Sorry to rain on the parade of encomiasts queueing up to praise this book. Let me begin by saying that I really, really want to like this book. I am a Late Roman/Byzantine history enthusiast and have read no end of books on the subject over the last couple of decades. Any book attempting to bring this sadly neglected area of history into the wider public consciousness, as Herrin is trying to do with this account, is to be applauded. However for me this falls way short of the gold standard of popular history writing due to problems ranging from numerous annoyances through to inaccurate impressions given through to complete howlers.
To mention just a few from the first 30-odd pages:
- The last Western emperor was NOT replaced by "half-Vandal, half-Roman Stilicho" in 476, but in fact by the Scirian Odovacer. Stilicho, the power behind the throne during the minority of the Western emperor Honorius, was murdered in 408. This unbelievable howler from a professional historian is compounded by the fact that she again mentions "half-Vandal, half-Roman Stilicho", this time in the correct context, just a couple of pages later. A switched-on proof reader even without the historical knowledge should query discrepancies like this, and I would have thought that numerous people in academia would cast their eye over it before publication. It's presumably not been corrected either from the hardback to this paperback edition.
- After incorrectly saying that no Germanic language had a written form in the late 4th century (in fact Gothic
did so), a few pages later she does correctly mention that "Ulfila" (sic - it should actually be "Wulfila" in Gothic form or "Ulfilas" in Latin form) translated the bible into Gothic.
- Alaric was not "persuaded to move west" - apart from the fact that the empire had absolutely no bargaining chips to persuade Alaric to do anything whatsoever (the senseless murder of the aforementioned Stilicho two years earlier put paid to that), Alaric died while still in Italy in 410 after a failed attempt to cross the sea to Africa and before he could leave by the northern land route. It can't even possibly refer to the later Alaric II as he was already firmly ensconced in the West in a kingdom encompassing southwest France and northeast Spain.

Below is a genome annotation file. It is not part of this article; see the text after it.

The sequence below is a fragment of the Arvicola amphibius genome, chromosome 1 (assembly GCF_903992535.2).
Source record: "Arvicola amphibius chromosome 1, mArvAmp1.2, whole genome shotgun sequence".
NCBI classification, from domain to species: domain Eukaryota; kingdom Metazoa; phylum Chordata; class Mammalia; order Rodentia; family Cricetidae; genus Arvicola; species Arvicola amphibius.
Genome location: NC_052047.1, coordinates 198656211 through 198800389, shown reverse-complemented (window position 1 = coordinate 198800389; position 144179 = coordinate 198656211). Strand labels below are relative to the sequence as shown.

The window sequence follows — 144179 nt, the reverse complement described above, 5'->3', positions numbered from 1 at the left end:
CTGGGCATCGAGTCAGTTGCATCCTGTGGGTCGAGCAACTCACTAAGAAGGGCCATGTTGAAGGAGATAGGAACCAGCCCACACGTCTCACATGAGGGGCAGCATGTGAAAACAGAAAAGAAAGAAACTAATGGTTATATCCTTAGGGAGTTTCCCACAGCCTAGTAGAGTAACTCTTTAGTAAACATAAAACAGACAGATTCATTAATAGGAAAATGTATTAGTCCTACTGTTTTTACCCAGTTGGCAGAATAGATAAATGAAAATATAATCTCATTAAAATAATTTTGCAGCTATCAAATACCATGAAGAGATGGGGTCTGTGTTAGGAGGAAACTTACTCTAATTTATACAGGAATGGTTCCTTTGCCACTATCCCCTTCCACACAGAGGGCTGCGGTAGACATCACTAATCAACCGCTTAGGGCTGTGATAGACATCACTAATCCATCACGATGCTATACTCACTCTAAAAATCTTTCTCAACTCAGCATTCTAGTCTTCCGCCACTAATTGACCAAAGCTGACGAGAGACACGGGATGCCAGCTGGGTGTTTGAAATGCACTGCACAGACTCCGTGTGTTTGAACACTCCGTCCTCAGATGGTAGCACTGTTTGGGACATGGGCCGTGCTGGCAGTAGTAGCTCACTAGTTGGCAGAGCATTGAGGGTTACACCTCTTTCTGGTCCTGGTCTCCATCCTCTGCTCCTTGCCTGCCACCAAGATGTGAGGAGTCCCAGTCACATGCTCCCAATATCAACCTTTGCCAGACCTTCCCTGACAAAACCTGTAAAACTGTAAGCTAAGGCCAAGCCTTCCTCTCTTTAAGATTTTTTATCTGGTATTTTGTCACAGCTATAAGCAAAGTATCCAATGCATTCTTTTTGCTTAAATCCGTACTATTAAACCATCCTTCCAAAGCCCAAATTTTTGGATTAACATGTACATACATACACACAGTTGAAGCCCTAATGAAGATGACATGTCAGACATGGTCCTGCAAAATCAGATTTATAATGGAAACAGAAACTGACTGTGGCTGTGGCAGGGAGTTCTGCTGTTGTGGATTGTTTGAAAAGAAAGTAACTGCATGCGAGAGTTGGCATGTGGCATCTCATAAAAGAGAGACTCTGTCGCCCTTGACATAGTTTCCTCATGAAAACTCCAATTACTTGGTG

- The phrasing used seems to imply that Julian
attacked the Sassanian empire before becoming emperor (could hardly be so, since he died in the attempt). And despite the regular outbreaks of war between Rome and the Sassanian empire, Julian did not really have any kind of unfinished business to deal with in that regard. His disastrous expedition east was frankly nothing less than a war of aggression.
And so on. In general the book suffers from regular bouts of amnesia as though the author has forgotten what she wrote a couple of pages previously and has to write it again. It has the feel of a draft copy which hasn't been reviewed or revised. It's a real shame because outside of these kind of issues, Herrin does demonstrate that she has the ability to write a readable and entertaining book of popular history. She is also able to provide some real insights. For example, the more I read about mediaeval history, the more it seems to me that there is some kind of real tripartite cultural/philosophical division of the former Roman Empire between Western-Latin-Catholic, Eastern-Greek-Orthodox and Southern-Arabic-Muslim; Herrin mentions the same idea.
It would be nice if Herrin will be able to produce a revised edition of this book in future, and I hope she continues to pen popular history books albeit a bit more polised than this one.
So what would I recommend instead? For a peerless 'popular' account of Byzantium look at the John Julius Norwich trilogy Byzantium: The Early Centuries v. 1
, Byzantium: The Apogee v. 2
, and Byzantium: The Decline and Fall v. 3
. There is also a one volume abridgement of this, A Short History of Byzantium
which I have not personally read but is undoubtedly of the same standard as the full version. For a discussion of the cultural legacy to wider European and Islamic civilisation, see Sailing from Byzantium: How a Lost Empire Shaped the World
. (And for an excellent popular treatment of Ottoman Constantinople, get Constantinople: City of the World's Desire, 1453-1924